Hattie B’s: Serving Up the Heat

Editor’s note: During each Chips Quinn orientation and multimedia training in Nashville, Tenn., scholars are required to complete a mobile media reporting module, which includes producing videos and reporting and writing stories. Their work is displayed here.

0715_mzezewaBy Tariro Mzezewa

In addition to its country music history, Nashville, Tenn., is known for its fiery food scene. Biscuits, Belle Meade bourbon and barbecue are on many tourists’ Nashville bucket lists. Hattie B’s Hot Chicken, a small but vibrant restaurant, is also finding its place in those ranks by concentrating on a sizzling specialty and doing it big: Nashville hot chicken.

Customers ordering the deep-fried chicken from Hattie B’s can ask for chicken with levels of heat ranging from “Southern,” which is cooked with no spice, to “mild or medium,” which has a slight burn, to “shut the cluck up,” the one flavor general manager Jordan Luckett admits the staff has to caution customers against.

Hattie B’s staff of 25 isn’t kidding when it warns customers that shut the cluck up is the hottest thing they’ll ever eat. For the most devoted eaters, like 23-year-old Brandon Roth, the burn notice is no deterrent.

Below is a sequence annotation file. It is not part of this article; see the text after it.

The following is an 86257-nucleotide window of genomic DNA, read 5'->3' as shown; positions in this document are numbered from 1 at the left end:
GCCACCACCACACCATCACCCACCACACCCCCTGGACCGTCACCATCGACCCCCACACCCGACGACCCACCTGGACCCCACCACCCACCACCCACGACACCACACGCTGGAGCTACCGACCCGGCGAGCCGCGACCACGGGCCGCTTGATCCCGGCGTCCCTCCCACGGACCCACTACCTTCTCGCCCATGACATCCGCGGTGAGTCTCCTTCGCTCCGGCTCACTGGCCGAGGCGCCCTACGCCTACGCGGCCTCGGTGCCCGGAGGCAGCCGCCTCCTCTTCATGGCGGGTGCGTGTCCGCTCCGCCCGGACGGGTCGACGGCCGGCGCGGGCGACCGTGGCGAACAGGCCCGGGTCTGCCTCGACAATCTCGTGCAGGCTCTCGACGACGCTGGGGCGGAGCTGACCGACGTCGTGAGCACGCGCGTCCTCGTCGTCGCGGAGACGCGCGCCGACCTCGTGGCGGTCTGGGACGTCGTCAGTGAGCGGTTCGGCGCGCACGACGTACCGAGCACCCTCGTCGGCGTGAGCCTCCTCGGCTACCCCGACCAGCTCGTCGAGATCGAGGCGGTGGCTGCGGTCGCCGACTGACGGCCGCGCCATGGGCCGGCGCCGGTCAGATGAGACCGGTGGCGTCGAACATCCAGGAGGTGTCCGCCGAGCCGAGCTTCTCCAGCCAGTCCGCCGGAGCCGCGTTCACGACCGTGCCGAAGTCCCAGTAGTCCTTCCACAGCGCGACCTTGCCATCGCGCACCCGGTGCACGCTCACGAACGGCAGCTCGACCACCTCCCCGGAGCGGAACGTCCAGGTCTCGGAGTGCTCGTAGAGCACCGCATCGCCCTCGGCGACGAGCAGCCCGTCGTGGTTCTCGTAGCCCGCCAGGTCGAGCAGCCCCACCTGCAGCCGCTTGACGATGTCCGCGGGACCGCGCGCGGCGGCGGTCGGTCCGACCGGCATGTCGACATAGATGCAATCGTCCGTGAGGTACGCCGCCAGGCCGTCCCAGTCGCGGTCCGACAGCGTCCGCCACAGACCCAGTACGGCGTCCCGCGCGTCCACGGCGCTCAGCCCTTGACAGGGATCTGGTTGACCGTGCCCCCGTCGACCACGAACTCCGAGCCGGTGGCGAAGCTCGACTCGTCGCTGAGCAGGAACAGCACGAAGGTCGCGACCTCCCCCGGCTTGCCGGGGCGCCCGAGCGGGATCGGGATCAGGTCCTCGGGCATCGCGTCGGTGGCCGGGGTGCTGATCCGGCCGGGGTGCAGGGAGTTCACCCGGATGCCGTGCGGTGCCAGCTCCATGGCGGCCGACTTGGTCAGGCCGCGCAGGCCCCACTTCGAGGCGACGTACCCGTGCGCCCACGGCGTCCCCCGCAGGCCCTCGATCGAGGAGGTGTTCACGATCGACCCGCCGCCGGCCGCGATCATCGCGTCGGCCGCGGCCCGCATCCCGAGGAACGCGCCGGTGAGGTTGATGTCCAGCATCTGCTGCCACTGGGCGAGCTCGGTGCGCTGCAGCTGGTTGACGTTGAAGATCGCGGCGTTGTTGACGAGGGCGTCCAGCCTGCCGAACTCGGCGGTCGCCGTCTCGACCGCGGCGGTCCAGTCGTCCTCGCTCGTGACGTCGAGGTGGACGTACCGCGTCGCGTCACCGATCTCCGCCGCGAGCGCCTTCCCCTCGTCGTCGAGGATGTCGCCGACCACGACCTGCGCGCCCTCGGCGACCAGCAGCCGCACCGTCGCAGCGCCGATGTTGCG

“It looks like death,” said Roth. “I’ve definitely never had chicken like this,” he added, while hissing at the burn. But he had no regrets.

His two friends, Josh Roberts and Matt Richardson, dragged Roth to the restaurant on 19th Avenue South in the Midtown neighborhood after eating there a few months ago. The trio seemed to have a routine—bite the chicken, chew while hissing at the burn, shout “whoo,” drink a gulp of beer, then sigh before doing it again.

“I thought I could handle it this time, but it’s too much,” said Richardson, 23.

Across the patio sat 37-year-old Mark Metcalfe, who goes to Hattie B’s whenever he’s in Nashville from Atlanta. “It’s the most authentic hot chicken I’ve ever had,” he said.

There are countless hot chicken recipes, and in the name of tradition, most cooks don’t share their specific ingredients and process. At Hattie B’s, a wing, breast or thigh is marinated in seasoning, smothered in flour, fried in a vat of boiling oil and covered in spicy cayenne-based sauce. Hattie B’s shut the cluck up flavor is infused with ghost pepper, which can bring a tear to even the most heat-loving taste buds.

“I love spicy food, but that is ridiculous,” said Kristen Bender, as she dabbed at her eyes with a paper towel and pointed at her chicken. Bender is a product manager for a Massachusetts recording company, and she ordered hot chicken instead of barbecue after her colleagues told her how delicious it was.

The 19th Avenue location of Hattie B’s opened three years ago, and last year a second location opened on Charlotte Avenue. The Hattie B’s team was waiting for its catering kitchen and food truck to pass inspection and expected it to go into business in the next few months.

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